November 17, 2018 | ° F

With #30Wears, "eco" can still be fashionable


 

Starting Monday, RU 4 Sustainable Fashion will be kicking off its semester-long #30Wears campaign for Eco-Age, a movement designed to enlighten college students on the importance of making environmentally-conscious shopping decisions. Inspired by the original campaign led by activist Livia Firth, the student organization aims to encourage college students to prioritize quality over quantity when it comes to buying clothes and focusing on conserving garments rather than wasting them. 

Young people often favor fast fashion labels such as Zara and Forever 21 as these brands are equally affordable as they are stylish. But, many people are unaware of the harmful effects the fast fashion industry has on the environment. As reported by the World Resources Institute, it takes nearly 2,700 liters of water to make one cotton t-shirt, and the production of synthetic fibers such as polyester release harmful chemicals into our air and waterways. Because fast fashion is so cheap and trendy, it becomes more disposable, ending up in our landfills.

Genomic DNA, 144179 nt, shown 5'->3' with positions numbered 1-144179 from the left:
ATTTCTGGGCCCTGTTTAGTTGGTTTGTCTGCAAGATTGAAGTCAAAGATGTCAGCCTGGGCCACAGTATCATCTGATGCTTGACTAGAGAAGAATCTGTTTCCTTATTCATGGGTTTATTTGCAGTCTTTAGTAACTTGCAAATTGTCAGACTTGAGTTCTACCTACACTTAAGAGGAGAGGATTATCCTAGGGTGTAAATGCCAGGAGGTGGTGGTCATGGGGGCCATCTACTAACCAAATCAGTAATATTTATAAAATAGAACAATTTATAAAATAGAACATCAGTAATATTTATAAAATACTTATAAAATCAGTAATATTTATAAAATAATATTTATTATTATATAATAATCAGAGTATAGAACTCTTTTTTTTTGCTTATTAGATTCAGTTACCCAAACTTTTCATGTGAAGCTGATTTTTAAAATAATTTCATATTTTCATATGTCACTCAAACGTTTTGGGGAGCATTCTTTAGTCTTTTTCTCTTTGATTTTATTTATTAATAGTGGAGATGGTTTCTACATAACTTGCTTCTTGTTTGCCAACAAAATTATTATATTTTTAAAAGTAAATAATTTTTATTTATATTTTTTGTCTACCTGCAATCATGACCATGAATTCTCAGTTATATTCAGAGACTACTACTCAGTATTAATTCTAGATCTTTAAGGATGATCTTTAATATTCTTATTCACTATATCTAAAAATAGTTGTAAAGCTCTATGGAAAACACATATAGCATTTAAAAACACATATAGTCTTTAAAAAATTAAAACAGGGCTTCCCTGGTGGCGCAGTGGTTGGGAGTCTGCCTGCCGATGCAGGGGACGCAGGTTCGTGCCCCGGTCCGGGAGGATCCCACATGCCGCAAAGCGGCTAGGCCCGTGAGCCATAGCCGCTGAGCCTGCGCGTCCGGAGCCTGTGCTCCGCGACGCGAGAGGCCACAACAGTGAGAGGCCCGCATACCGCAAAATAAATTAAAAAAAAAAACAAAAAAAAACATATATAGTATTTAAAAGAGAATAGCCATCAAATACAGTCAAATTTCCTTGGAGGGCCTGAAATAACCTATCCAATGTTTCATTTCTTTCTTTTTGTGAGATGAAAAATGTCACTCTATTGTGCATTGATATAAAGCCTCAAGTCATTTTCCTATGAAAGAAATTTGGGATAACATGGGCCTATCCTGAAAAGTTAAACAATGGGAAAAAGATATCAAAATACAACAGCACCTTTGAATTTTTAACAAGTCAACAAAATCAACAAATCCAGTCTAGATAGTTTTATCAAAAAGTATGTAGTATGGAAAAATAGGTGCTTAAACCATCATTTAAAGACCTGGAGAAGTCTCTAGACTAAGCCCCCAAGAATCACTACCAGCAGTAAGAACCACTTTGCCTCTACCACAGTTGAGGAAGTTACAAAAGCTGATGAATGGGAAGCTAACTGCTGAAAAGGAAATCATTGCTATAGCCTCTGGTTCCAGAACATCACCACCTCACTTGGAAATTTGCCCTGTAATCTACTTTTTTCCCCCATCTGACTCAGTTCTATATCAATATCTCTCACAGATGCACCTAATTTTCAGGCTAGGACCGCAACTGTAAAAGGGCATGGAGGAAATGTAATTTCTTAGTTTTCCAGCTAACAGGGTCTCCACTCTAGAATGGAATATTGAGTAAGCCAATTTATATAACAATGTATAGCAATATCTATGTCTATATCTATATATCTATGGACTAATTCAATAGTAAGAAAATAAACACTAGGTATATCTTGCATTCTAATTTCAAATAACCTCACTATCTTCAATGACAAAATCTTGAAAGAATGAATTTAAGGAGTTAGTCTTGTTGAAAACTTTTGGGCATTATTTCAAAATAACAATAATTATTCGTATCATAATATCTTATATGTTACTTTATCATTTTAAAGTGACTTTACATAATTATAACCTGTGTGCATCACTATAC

The #30Wears campaign encourages consumers to be vocal about sustainable fashion and ask stores about their garment production history. Find out where your clothes come from, and ask if they are sustainable fashion items. Chances are, the more sustainable fashion is mentioned in conversation, the clearer the message becomes. Customers have the power to sway the fashion world to play by their rules.

Challenging the history of clothing is important as consumers tend to overlook the strenuous labor and time that is put into clothing production. There are laborers in foreign countries who go unnoticed by many, so next time there is temptation to throw out clothing just because it is “out of style” or “used,” reconsider and either donate or sell instead.

The change comes with the masses, and shining a light on the benefits society will reap from sustainable fashion is crucial. Whether it’s a product from your favorite brand’s sustainable line, a secondhand piece bought at a thrift store or something you made at home, show it off on social media with the #30Wears hashtag. Putting sustainable fashion in high demand gives other brand names incentive to provide eco-friendly materials, and the chain reaction could be revolutionary.


Sophia Colitti

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